Our nation's capitol once had a vibrant and creative jazz scene centered on and around U Street. Home to the fabled Howard Theatre, one of the first African-American venues to feature major jazz talent, the U Street area boasted many clubs and an innovative landscape that rivaled any city in the country. The place during the '30s and through the '50s in which Duke Ellington and Ella Fitzgerald honed their crafts, the Howard and its environs were a national jazz epicenter. A wonderful living link to that time and possessor of one of the finest tenor tones ever is "The Wailin' Mailman , saxophonist Buck Hill.
After a 15-year hiatus from session leadership, Hill has returned to the studio to release Relax, a recording that showcases both his versatility and trademark round sound in the context of a guitar/organ/drums trio. Born in 1927 and growing up in Washington DC, Hill remembers that it was his brother that introduced him to the sax. "My oldest brother bought that horn for me, a soprano saxophone. He played piano and he wanted me to play. He had a saxophonist that played with him and that is who taught me. He was really the only teacher I ever had. Somewhere along the line, Hill developed a beautiful tone that reaches back to the masters and that he maintains is, "...just a natural thing. I listened to Ben Webster and Coleman Hawkins but Lester Young was my favorite. I listened to all of them and I will tell you I used to have a lot of battles with Sonny Stitt and he was hard to play with. He would make it hard for you, you know, with uptempos.
Hill quickly became a mainstay on U Street and for a time was a player in the Howard Theatre house band. His first recording was with a somewhat surprising leader: "The first recording I did was with [guitarist] Charlie Byrd (Byrd's Word, Riverside). That was way back in '58 ...Keter Betts he played bass with Ella Fitzgerald for years...Keter was working with him and he got me some gigs with Charlie because things were slow...as they usually were...so he hooked me up with Charlie and that's how that record came about. The '50s saw Hill balancing a career as a top sideman and leader while working for over 30 years for the post office and maintaining his family responsibilities. Now nearing 80 years of age, Hill recalls that time as "...thinking about music and carrying mailbags.
Hill disdained the road to remain in DC and significant sessions as a leader had to wait until the late '70s when drummer Billy Hart coordinated a series of releases for Steeplechase that included pianist Kenny Barron and bassist Buster Williams. Hill remembers Hart as a young musician in DC: "His grandmother used to live in my building. He used to come over there and I took him out one time. I took him out to a place up on 9th Street and let him play... He was friends with Nils Winther, from Steeplechase and he got me a date. A second sequence of recordings, this time produced by another great tenorist, Houston Person, are also gems of this genre. As Hill remembers, "Houston Person was the producer and he put that all together. Kenny Washington [drums] and Ray Drummond [bass], he picked them. Playing with those guys was great. Particularly compelling is Impulse (Muse, 1992) that highlights Hill's creativity as he doubles on clarinet and delivers striking versions of Duke Ellington and McCoy Tyner tunes as well as his own compositions.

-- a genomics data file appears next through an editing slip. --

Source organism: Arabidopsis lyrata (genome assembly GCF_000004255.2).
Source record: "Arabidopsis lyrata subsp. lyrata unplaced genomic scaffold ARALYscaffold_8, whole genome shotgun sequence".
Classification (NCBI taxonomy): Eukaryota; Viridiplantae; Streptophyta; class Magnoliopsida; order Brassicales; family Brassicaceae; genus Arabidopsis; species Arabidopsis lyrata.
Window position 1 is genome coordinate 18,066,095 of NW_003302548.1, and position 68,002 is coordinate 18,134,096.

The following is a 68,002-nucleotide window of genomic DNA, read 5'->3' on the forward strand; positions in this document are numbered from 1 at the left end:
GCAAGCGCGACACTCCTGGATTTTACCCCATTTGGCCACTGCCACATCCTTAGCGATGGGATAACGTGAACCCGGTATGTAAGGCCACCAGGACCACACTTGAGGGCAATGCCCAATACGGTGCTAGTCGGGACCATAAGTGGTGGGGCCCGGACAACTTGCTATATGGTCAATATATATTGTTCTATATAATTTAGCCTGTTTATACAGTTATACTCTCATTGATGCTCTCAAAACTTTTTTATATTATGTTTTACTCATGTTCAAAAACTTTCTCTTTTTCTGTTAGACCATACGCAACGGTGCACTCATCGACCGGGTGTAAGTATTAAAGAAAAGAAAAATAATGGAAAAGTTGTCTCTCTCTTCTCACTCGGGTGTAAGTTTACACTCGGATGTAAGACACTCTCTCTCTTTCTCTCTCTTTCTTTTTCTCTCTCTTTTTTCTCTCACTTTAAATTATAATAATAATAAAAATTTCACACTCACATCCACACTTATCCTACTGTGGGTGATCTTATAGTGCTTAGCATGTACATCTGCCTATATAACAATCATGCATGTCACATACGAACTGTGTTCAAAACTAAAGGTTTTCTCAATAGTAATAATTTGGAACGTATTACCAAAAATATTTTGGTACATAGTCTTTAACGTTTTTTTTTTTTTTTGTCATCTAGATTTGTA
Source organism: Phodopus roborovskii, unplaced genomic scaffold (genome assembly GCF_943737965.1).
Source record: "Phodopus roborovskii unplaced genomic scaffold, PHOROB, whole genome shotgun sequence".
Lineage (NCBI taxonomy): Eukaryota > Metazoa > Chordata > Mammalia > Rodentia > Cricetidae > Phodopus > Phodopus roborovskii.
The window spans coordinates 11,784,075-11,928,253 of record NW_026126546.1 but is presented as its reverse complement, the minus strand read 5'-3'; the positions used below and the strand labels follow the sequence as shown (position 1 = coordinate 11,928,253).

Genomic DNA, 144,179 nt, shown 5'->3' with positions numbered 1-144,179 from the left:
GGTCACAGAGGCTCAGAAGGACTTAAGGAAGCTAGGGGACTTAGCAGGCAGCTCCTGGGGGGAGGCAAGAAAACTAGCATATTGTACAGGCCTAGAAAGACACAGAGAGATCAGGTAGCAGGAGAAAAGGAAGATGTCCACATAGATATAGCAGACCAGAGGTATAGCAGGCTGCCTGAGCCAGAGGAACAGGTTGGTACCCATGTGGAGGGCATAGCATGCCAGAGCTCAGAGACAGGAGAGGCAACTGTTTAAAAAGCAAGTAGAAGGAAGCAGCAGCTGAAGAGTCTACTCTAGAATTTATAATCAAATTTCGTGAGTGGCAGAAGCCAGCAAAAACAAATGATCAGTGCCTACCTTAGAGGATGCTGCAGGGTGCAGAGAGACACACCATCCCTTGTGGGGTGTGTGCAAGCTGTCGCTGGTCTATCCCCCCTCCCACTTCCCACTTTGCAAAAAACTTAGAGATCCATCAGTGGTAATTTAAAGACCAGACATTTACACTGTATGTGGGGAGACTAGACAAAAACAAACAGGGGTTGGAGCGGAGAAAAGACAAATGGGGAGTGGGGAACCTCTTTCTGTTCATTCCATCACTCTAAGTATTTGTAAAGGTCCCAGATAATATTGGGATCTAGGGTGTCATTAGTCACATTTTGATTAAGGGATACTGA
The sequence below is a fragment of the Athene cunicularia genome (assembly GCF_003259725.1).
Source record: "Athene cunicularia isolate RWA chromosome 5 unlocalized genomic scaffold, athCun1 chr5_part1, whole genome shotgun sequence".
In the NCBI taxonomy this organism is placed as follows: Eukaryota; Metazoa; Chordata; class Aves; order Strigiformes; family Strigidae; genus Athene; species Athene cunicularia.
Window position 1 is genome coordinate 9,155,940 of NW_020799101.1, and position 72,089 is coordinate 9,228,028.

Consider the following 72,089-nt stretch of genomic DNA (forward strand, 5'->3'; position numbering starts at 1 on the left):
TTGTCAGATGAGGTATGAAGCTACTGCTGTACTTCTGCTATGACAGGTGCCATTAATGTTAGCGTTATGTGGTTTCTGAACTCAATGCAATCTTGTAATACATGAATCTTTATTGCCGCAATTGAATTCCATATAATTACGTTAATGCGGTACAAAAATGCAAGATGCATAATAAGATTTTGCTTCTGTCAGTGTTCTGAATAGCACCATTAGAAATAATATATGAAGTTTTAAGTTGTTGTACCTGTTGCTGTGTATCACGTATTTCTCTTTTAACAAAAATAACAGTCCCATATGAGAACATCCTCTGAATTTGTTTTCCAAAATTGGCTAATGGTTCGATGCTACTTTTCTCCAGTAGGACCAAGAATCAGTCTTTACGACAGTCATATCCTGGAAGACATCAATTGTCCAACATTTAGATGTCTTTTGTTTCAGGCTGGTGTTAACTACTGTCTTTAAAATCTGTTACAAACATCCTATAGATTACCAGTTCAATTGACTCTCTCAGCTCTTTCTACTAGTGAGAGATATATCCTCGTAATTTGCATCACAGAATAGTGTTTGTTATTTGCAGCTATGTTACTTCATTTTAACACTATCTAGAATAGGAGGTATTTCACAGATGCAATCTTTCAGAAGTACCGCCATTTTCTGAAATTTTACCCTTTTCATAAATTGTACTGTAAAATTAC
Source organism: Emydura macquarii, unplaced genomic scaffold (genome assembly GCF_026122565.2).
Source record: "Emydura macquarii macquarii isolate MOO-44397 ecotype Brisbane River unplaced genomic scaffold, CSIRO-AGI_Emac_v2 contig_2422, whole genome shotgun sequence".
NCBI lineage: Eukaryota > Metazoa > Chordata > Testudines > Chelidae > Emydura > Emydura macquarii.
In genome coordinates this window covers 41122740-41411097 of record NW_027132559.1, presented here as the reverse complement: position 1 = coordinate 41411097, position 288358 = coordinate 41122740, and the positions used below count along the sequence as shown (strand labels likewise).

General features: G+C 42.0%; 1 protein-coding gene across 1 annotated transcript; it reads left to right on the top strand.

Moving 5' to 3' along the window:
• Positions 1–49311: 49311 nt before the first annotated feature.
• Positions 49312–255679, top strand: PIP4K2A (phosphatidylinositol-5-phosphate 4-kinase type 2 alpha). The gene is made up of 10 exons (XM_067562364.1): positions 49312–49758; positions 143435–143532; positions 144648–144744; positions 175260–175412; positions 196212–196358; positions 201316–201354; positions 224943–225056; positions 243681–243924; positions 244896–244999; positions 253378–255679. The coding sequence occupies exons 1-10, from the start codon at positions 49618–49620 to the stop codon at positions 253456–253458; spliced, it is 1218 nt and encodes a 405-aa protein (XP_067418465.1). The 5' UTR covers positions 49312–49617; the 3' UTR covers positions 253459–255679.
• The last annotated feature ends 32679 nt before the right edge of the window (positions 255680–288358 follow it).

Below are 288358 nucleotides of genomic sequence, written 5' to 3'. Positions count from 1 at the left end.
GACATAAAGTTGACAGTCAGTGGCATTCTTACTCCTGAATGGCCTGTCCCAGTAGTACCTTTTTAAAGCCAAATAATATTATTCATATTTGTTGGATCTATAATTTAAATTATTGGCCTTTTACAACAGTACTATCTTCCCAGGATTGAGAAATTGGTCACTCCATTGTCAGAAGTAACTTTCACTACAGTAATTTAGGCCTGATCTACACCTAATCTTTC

Amazingly, the newly-released Relax (Severn Records) shows the tenorist's sound to have an even deeper and more lovely patina than previously. A quartet that also includes long time Hill pianist John Ozment on Hammond A100 organ, Jerry Jones on drums and guitarist Paul Pieper, delights with three Miles Davis tunes, complete reworkings of earlier recorded Hill originals and new material. "The studio that we made them at...they didn't have a decent piano so we made them on organ (laughs). That was John's idea. Jerry got them all together. Jerry wanted to do it. You know he is an eager beaver so we went and did it... He wants to do another record and I want to do some on the soprano sax. That will be with the organ too because the organ seems to draw the people in. Hill and Pieper, meeting for the first time on this recording, connect incredibly well and their interplay throughout is engaging and soulful. This is especially evident on the Davis tunes "Flamenco Sketches and "Prancing . Hill credits Jones with the inclusion of these rarely interpreted compositions. "Jerry wanted to do the Miles' tunes... He had the records... You don't hear them done much and I can't think of anyone else who has done them.
"RH Blues is an opener that can be best described as mellow bop played the way it should be and the title cut is an enchanting piece that, as soon as Hill opens up on tenor, makes you as comfortable as your favorite pair of slippers. The chestnut "Old Folks is presented as a leisurely portrait of senior citizenry and as Hill recalls, "Everybody does it and I do it on jobs...Don Byas did it...I remember him well...I never saw him in person but I heard him a lot. The Latin breeze of "Little Bossa , first heard on Hill's Scope (Steeplechase, 1979), is here recast and gorgeously recolored by Ozment's organ. CD closer "Sad Ones , reprised from that same release, is ample proof that the "t in Hill's tenor stands for tenderness. Hill, however, perhaps sums his sound up best when he says "That's the way I play. I am not always satisfied with it but that's me...and I have been playing professionally about 60 years.
· Buck Hill - This Is Buck Hill (Steeplechase, 1978)
· Shirley Horn - Close Enough For Love (Verve, 1988)
· Buck Hill - Capital Hill (Muse, 1989)
· Buck Hill - Impulse (Muse, 1992)
· Buck Hill - Uh-huh! Live at Montpelier (Jazzmont, 2000)
· Buck Hill - Relax (Severn, 2005)